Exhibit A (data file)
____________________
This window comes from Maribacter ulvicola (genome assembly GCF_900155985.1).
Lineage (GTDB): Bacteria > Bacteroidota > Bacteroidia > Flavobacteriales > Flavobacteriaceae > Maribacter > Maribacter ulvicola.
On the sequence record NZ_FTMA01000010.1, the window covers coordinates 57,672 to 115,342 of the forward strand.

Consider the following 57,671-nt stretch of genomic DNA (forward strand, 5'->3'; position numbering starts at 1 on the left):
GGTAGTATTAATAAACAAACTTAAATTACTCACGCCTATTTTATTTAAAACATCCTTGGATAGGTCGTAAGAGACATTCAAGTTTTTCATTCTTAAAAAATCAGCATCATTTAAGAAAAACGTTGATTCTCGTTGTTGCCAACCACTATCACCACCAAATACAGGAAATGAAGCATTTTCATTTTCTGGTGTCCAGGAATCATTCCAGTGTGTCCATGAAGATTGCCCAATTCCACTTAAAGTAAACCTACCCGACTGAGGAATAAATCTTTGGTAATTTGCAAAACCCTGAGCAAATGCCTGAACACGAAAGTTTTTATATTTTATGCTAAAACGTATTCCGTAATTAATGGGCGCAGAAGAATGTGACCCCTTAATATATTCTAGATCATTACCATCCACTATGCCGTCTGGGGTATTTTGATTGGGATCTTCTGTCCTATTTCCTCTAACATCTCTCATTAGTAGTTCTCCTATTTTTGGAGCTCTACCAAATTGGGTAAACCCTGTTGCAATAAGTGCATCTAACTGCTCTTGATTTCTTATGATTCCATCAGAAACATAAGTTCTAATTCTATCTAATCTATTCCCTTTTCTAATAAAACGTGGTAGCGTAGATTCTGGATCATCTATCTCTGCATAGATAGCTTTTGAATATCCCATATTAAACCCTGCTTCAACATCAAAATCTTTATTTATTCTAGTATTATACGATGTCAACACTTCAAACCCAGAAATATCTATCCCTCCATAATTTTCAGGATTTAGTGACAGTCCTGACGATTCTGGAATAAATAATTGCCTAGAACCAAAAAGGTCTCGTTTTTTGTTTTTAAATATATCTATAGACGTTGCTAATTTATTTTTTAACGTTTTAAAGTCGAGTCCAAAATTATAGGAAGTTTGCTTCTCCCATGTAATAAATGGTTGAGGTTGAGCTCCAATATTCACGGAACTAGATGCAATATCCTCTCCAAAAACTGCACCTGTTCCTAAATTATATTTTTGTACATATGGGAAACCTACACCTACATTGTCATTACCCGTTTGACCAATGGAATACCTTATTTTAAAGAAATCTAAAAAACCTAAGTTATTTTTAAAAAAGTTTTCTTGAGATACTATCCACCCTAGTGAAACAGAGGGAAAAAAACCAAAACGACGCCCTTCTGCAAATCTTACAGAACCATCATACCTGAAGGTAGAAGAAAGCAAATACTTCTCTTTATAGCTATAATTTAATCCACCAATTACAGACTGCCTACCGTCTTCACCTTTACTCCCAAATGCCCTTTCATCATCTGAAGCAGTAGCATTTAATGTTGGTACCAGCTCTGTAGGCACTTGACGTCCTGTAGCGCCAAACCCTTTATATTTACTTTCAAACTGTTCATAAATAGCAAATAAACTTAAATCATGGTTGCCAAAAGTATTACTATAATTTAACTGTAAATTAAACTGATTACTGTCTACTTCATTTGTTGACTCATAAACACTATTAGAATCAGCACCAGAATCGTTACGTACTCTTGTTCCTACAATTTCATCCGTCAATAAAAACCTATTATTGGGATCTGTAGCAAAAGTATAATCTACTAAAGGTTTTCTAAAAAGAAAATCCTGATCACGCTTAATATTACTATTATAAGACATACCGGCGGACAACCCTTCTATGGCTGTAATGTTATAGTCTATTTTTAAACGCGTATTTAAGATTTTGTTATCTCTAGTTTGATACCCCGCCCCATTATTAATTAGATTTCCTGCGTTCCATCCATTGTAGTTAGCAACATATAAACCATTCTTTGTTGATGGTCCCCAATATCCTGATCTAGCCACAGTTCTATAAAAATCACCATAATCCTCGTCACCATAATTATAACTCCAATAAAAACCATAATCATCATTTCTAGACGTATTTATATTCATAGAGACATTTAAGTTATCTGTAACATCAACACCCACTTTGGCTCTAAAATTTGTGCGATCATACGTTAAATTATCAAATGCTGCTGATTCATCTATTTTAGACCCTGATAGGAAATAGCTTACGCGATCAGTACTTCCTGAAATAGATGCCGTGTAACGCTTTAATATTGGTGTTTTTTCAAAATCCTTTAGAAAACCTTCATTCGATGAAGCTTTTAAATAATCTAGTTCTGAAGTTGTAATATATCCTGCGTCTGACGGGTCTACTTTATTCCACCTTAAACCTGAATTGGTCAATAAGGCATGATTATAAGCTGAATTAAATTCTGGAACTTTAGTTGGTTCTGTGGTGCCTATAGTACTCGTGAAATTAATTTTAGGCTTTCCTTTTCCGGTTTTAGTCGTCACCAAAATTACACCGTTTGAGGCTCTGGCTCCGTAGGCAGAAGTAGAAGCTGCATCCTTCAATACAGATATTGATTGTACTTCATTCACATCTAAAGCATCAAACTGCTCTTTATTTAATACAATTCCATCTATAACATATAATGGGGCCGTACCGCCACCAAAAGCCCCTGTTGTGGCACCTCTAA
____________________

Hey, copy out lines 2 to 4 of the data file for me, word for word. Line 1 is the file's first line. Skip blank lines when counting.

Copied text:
Lineage (GTDB): Bacteria > Bacteroidota > Bacteroidia > Flavobacteriales > Flavobacteriaceae > Maribacter > Maribacter ulvicola.
On the sequence record NZ_FTMA01000010.1, the window covers coordinates 57,672 to 115,342 of the forward strand.

Consider the following 57,671-nt stretch of genomic DNA (forward strand, 5'->3'; position numbering starts at 1 on the left):